With four wins in their first five games, the Chicago Bears did more than tread water over this initial stretch. They put themselves in good position to make a playoff run. And while beating bad teams typically doesn’t mean much, last Thursday’s win over Tampa Bay was a good sign that these Bears might not just be the best of the bad teams. They might actually be good.
The next five weeks will tell the tale.
The offense has to be better. On Friday, Matt Nagy hammered home a point about how they needed to be more detailed, but it’s unclear if he realized that he was really telling the world his offense is poorly coached. The details of a specific offense, after all, have to be taught. They’re not innately known. The good news is that the Bears had some more time to figure it out and they’ll need it with this upcoming stretch of games.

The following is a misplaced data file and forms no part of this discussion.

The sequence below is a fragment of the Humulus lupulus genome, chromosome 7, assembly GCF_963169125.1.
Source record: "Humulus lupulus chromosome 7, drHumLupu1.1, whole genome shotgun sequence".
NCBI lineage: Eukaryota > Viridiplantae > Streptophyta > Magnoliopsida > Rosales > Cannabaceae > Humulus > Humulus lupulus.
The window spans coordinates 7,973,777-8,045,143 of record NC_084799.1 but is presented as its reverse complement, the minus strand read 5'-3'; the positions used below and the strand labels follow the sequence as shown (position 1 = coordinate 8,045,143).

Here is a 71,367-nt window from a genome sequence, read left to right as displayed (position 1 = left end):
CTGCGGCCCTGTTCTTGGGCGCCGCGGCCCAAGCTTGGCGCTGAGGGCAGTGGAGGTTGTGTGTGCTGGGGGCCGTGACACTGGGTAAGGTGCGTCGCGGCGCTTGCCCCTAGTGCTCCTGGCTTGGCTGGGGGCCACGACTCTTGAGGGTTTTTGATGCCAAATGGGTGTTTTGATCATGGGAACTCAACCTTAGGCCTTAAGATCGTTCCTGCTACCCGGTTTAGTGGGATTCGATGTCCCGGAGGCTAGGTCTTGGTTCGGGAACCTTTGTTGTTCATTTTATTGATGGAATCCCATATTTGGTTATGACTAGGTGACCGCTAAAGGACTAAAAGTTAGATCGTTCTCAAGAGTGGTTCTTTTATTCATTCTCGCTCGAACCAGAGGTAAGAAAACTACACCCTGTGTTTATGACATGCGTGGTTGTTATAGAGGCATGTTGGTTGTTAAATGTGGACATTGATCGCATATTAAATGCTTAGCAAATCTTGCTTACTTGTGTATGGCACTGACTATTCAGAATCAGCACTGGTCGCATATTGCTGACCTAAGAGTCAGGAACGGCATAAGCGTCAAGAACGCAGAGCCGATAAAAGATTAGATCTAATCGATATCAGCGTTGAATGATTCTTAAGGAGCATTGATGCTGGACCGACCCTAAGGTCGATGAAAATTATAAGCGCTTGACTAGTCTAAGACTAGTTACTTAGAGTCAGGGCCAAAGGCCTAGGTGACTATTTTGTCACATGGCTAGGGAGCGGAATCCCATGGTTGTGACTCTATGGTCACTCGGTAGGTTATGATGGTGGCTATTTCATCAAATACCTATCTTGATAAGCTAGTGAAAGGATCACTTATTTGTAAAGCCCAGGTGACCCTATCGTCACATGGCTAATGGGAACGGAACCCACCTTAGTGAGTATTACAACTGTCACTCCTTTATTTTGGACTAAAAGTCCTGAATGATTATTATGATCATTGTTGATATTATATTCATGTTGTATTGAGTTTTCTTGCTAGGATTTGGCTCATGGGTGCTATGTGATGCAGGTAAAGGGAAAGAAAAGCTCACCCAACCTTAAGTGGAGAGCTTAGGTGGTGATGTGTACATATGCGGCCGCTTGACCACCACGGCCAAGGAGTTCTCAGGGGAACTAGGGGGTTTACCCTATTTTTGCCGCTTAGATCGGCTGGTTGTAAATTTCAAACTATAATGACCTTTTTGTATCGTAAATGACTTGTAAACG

The defense gets a pass, but shouldn’t. Playing offense is more difficult when the defense gives up early scores and puts the team in a double-digit hole before halftime. While they rank in the top ten in many statistical categories, the truth is, they should be much higher considering who they played and the injuries they’ve encountered. In every game, there has been a stretch of three or four possessions where the opposing offensive coordinator runs circles around Chuck Pagano. (Perhaps the biggest difference between Pagano and Vic Fangio is that Fangio would figure out the problem after one possession.)